This spring’s best cookbook is Israeli and South African-inspired
A Manhattan foodie favorite, Jack’s Wife Freda, releases its first cookbook with some delicious comfort food recipes.
Since the husband-and-wife team Dean and Maya Jankelowitz opened their first restaurant, Jack’s Wife Freda, in a narrow space on SoHo’s Lafayette Street five years ago, it has become a cult favorite for its Israeli (her)-meets-South African (him) comfort food and intimate atmosphere.
Uptowners and downtowners come to their two restaurants for breakfasts and brunches of green shakshouka and rosewater waffles, business lunches of Greek salads with kale, and dinners of chicken schnitzel and peri-peri chicken.
Now, with the release of their first cookbook, Jack's Wife Freda: Cooking from New York's West Village, just published by Blue Rider Press, Freda fans can recreate these dishes at home. From the Grapevine spoke with Maya about writing the book, her favorite recipes and the variety of Israeli cuisine.
This is your fifth year in business. Congrats. How does it feel?
It’s incredible. It’s so easy to get into a routine and everyday habits and work and all that, but we really try to pause to reflect. The book has been a real help. It was kind of like having a baby. There was all this work put into it, on top of focusing on the restaurant on the daily basis. It was a pause that we definitely needed. Reading the introduction [written by Sarah Tihany], for myself and Dean, was cathartic. Sometimes when you stand in the frame, it is hard to see the picture. It was definitely a moment where we were able to step outside the frame and page through the book and look at everything. It was very emotional.
Why was now the right time for a cookbook?
Most of the stuff in the restaurant happens in an organic way, knowing someone who knows someone. Everything we do, we go with this instinct and have no big plans, and the book happened in the same way. The Penguin and Blue Rider Press offices are right around the corner from the Carmine location, and our editors were having breakfast here. We made friends with them without knowing where they work. Sarah, our editor, asked if we ever thought of doing a cookbook. We get to make friends in the dining room everyday, and it totally happened with this. Sarah was just incredible and held our hands through the whole process to put it together.
I also would always go downstairs and get the Word document recipe on paper for any person who wanted a recipe. It was never a thing that nobody can know the recipes. I think that’s our pride. Our food is so simple and easy to make at home. We do revived twists on familiar foods, and we were always happy to share the recipes. But it’s a lot more special to have the cookbook to offer to share with people.
What was the process like to write this cookbook?
It was a really nice creative outlet. We try to be creative as much as we can and work from the heart. Because we know our food and we know our look, we envisioned the simplicity of the foods with the colors and how it would look first. We had to start with writing, and now I have a whole new appreciation for the art of writing and how therapeutic it is.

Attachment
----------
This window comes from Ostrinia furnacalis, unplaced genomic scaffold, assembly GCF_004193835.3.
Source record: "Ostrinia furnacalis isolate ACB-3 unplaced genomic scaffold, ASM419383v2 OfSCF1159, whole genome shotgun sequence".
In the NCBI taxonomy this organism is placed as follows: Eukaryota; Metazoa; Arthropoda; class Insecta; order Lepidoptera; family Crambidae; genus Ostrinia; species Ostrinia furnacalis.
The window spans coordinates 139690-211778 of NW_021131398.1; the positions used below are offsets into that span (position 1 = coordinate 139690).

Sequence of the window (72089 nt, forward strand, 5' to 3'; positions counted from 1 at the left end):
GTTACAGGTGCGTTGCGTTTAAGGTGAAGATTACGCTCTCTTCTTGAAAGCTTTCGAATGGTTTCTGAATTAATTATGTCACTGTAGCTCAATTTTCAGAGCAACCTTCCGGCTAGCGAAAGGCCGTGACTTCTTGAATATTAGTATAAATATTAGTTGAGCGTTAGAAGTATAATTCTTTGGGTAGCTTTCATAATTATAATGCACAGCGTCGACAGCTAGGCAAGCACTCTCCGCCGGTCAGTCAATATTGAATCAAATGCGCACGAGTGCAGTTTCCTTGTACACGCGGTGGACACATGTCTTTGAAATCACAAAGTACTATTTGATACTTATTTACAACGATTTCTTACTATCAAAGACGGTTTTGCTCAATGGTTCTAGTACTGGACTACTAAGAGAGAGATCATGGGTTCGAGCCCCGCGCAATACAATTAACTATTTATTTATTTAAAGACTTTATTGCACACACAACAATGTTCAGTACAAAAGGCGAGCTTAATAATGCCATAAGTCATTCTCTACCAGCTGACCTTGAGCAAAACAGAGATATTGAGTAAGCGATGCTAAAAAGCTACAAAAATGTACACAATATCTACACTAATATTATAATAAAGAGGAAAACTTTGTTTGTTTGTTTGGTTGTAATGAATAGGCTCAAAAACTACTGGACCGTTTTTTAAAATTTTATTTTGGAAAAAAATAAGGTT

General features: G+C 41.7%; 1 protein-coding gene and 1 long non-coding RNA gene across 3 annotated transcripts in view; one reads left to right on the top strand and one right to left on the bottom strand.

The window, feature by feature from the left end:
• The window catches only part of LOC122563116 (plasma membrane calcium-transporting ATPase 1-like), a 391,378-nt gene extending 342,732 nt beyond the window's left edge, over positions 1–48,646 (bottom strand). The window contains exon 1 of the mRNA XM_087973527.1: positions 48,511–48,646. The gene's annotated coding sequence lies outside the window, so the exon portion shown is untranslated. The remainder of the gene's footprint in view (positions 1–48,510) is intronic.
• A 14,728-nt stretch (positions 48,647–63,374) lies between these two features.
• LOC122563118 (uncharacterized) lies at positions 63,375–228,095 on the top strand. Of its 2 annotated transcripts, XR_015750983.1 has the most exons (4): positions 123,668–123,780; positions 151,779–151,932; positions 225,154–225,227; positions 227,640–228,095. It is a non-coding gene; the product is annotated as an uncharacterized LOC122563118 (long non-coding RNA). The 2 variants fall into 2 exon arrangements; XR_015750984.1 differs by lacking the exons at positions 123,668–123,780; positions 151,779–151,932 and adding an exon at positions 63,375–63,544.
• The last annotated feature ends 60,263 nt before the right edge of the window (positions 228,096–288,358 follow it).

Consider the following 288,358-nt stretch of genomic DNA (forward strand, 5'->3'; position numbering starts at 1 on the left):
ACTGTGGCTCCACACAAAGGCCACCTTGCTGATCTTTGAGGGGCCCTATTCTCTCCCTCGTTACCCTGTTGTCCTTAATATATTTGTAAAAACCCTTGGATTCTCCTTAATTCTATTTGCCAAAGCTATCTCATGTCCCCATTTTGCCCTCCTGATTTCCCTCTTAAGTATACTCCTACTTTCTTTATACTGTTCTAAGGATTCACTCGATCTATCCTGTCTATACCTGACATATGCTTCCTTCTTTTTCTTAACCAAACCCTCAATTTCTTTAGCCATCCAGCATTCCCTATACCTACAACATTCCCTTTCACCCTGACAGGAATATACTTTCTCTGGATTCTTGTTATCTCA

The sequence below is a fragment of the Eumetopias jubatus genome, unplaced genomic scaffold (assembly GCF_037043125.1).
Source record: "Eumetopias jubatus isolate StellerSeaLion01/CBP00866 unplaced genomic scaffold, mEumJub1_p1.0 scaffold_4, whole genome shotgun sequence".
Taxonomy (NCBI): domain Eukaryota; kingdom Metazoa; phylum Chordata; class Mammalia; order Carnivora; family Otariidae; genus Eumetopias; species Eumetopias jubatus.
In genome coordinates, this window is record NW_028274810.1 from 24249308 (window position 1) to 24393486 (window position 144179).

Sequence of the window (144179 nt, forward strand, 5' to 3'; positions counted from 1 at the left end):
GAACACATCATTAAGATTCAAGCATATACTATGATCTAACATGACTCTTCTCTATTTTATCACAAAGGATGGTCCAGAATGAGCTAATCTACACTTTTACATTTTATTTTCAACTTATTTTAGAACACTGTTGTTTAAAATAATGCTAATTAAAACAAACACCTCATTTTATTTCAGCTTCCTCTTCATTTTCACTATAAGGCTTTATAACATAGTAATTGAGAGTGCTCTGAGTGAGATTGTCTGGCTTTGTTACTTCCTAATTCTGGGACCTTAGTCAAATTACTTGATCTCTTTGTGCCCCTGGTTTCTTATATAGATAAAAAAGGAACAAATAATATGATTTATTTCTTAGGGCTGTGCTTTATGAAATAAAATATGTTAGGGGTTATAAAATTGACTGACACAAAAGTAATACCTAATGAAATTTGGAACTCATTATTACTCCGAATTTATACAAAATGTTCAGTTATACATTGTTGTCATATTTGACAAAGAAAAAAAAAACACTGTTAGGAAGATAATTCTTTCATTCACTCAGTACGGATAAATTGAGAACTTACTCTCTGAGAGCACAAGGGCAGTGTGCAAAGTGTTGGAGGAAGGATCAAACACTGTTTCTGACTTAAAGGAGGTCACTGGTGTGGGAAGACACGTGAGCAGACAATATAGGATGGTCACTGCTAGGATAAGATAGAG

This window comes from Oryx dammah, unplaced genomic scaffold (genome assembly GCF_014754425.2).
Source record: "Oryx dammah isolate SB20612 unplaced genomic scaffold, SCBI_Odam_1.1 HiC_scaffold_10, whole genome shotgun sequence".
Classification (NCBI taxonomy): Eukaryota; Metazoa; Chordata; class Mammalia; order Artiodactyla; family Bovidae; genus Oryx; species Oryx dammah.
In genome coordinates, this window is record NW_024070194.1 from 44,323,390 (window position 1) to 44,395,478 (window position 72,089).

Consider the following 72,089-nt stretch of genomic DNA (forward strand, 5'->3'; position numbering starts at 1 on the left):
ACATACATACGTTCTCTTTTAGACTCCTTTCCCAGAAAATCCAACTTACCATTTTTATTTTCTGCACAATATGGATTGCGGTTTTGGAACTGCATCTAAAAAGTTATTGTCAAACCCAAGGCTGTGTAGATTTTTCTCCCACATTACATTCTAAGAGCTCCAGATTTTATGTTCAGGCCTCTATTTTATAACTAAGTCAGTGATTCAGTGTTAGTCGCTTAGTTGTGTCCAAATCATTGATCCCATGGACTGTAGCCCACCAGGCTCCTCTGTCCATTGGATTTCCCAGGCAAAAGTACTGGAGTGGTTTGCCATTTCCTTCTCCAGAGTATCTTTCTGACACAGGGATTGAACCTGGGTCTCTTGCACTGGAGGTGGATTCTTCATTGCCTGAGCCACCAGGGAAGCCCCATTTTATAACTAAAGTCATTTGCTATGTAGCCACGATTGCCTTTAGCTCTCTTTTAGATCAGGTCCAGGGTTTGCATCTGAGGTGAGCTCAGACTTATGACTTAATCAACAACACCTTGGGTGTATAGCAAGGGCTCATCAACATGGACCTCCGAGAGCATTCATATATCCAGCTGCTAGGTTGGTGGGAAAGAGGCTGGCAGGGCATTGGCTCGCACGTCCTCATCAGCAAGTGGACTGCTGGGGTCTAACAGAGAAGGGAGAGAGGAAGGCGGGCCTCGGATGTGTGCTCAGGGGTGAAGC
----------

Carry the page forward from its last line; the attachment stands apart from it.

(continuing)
How did you pick what recipes to include?
We chose with Julia Jaksic, our chef, based on what felt the most interesting and realistic to make at home. A lot of our food is maybe too easy to make at home, so we tried to pick the most exciting and fun recipes. Julia tested out all the recipes in her home kitchen in Nashville and in her little studio apartment in SoHo. So we know they were all made in tiny little apartments. Hopefully it’s pretty enough to be a coffee table book also, but definitely user-friendliness was a priority. It’s funny, people come in a lot and say, “I could make this at home.” Maybe they’re complaining, but I take it as a compliment. You could make our food at home – it’s really simple – but you can come here and feel like you’re at home instead.
You’re from Israel, and for the last few years, Israeli food has been having such a moment in New York City and the States. What, to you, makes Israeli food special and so likable?
It’s nice to see. When I came here when I was younger, I didn’t feel it as much. Israelis take such pride in everything. Whenever I did find a place with some Israeli salad, I was one of those Israelis taking all that pride. I always knew inside that it would be successful. I think it fits with the trends nowadays with health. Israeli food is really clean and fresh and light.
What’s your favorite of the Israeli-inspired dishes in the cookbook?
We revived the shakshouka with green tomatillos instead of the traditional red tomatoes. When we moved to Israel when I was 8 years old, I didn’t speak Hebrew yet. I remember I wanted scrambled eggs and the word for scrambled eggs sort of sounded like shakshouka to me. I thought shakshuka meant scrambled eggs, and I remember asking my mom to make shakshouka and she was so excited. And she made it and I was like, “What the hell is this?” Then I understood. I always go back to that memory of my first shakshouka. Then we have the kefta kebab, the chicken kebab with couscous, the Lebanese yogurt, Greek salad – those are all things I remember from our cafe eating days in Tel Aviv. Many of the other recipes have a South African influence. It was fun bringing our relationship and background connections into the food.
Want to try a recipe from the cookbook? Check out this lamb kefta dish.
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Related Topics: Chefs & Restaurants